Pomodoro left the reading room and stood in the gallery courtyard, hooves in red socks and silent on the cobbled stones. Her head tilted up and she looked at the sky. It was nearly night. Draft horse pack horse work horse. Horse as artist. Artist as worker. The girls on the ticket desk sold tickets. The curator sent emails. The guy in the cafe frothed milk. The cleaners made everything so shiny and clean that Pomodoro could blink at her reflection in the parquet floors. They were all on the gallery’s payroll and at the end of every month, the lady from accounts (Sue) filled in a spreadsheet and everyone got a payslip. Everyone except Pomodoro. The girls at the ticket desk, the curator, the cafe guy, the cleaners — they all got to leave the gallery. When they left the gallery, they stopped being at work. Pomodoro hadn’t left the gallery since the welcome committee unfurled their banner. But even if she had, she wouldn’t stop being at work. The work of being an artist was weird or different or set apart from what other people at work in the gallery did. Pomodoro didn’t stop being an artist at 5pm, or when she left the gallery — she couldn’t stop being an artist, in the same way that she couldn’t stop being a horse.
Work integrates you within an economic system. You do work and you receive money for your labour. Artists exist within an economic system that works in a strange way. Artists do the work of making work (art) and maybe they sell it to a collector for money. Artists do the work of making work (art) and maybe a gallery pays them a little bit of money to show it to people in an exhibition. Artists do the work of making work (art) and maybe they don’t get paid for that work at all.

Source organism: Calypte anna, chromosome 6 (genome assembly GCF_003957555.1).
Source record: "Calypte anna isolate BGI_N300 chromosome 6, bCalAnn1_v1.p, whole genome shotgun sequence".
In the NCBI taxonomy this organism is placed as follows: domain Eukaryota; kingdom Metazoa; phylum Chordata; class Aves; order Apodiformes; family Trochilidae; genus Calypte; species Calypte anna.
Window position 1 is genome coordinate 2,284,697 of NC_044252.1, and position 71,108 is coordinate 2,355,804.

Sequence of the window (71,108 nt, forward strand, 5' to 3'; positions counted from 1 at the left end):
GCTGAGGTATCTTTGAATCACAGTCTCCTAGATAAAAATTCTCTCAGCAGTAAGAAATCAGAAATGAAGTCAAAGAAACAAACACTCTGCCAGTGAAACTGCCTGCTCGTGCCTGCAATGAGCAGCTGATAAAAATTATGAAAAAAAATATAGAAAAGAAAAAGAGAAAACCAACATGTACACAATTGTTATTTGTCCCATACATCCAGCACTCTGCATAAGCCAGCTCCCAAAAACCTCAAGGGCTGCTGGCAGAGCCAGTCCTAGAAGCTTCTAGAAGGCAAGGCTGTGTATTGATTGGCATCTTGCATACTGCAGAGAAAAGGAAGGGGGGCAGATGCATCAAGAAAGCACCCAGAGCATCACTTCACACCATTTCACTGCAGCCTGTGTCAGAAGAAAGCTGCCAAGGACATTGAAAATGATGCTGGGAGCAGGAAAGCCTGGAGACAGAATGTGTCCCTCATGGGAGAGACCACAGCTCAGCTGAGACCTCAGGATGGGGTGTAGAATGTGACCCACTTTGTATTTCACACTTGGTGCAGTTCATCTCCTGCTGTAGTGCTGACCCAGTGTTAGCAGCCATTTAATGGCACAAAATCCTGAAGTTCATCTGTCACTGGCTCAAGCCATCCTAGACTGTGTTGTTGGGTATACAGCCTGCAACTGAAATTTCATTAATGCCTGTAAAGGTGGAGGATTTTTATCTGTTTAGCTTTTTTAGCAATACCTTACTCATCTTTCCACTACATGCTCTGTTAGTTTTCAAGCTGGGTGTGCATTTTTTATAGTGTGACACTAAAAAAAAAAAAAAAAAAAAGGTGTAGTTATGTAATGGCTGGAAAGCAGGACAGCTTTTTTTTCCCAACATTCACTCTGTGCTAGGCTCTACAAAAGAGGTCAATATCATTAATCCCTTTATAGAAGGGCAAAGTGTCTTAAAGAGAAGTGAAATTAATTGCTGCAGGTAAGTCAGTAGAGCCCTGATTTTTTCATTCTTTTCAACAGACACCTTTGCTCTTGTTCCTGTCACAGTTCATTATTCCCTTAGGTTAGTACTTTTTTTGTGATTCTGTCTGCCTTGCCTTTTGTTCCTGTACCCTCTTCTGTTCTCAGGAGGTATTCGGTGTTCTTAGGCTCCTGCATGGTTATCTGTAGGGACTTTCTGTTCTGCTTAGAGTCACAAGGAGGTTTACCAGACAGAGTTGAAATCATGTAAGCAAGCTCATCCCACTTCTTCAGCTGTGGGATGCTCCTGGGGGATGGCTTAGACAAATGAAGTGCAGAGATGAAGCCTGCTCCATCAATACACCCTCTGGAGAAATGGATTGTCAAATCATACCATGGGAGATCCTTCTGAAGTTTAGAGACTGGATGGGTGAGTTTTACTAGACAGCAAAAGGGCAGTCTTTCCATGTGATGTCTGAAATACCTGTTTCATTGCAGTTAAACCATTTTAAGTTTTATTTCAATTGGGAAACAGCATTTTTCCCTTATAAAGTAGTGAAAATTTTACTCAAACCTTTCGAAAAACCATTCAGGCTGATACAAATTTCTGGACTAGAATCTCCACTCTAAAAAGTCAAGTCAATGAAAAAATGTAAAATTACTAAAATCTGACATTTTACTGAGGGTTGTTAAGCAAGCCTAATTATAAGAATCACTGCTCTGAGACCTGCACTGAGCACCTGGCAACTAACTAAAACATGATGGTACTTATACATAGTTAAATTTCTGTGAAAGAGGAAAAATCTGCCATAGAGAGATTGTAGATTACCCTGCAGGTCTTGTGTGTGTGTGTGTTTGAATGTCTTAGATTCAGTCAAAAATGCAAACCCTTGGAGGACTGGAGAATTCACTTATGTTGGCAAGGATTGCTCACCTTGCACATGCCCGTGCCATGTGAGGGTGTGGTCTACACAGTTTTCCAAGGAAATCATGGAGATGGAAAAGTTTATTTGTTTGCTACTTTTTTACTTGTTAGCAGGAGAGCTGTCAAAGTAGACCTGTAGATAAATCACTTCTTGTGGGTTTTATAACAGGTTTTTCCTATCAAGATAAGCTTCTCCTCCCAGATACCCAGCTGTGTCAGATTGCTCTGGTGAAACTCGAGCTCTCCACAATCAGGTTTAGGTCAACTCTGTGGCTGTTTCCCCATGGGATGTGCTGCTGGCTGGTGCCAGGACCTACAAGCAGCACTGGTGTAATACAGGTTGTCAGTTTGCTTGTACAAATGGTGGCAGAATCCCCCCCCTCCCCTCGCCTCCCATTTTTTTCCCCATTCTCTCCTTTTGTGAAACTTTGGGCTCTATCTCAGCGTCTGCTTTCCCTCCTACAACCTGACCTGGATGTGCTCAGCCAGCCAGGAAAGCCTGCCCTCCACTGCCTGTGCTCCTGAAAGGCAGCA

Pomodoro stared at the sky until it was definitely dark, until she could definitely see the stars blinking back at her. There they were, whizzing around above her making their patterns and shapes, doing a dance as they got into their constellations. Pegasus appeared, a winged horse made of stars, rising out of the sky. He cleared his throat.
‘Horses understand work intimately. I, myself, used my hooves to dig out a spring: Hippocrene, which blessed those who drank its water with the ability to write poetry. Beautiful Pomodoro, you must know. If art is work, the artist is a workhorse. If art isn’t work, then we are all horses. Labour is work is art is work is labour, the horse works and the artist is a worker, the horse is an artist and horses understand work intimately, therefore the artist is a kind of workhorse. So art is definitely work. Maybe art is the only kind of work, ever.’
Pegasus flapped his starry wings and rose up out of the sky. As he flew away, he blew Pomodoro a kiss. Alone with the empty night sky, no more stars in sight. With the red socks on her hooves, Pomodoro clopped silently into the gallery. Carefully, she slid a can of spray paint out of her red sock. She shook it, steadied her hoof and wrote one last poem on the perfect, matte white gallery wall.
The curator arrived to open up the gallery at nine every morning. Pomodoro was not at the front desk. She wasn’t in the cafe. She wasn’t in the storage room stable. He peered into the gallery’s exhibition space. The cleaners were polishing the wall, but the red spray paint was glossy and wouldn’t budge. On the perfect, matte white gallery wall and reflected back in the gallery’s shining parquet floor a poem was waiting for him: GOODBYE POMODORO.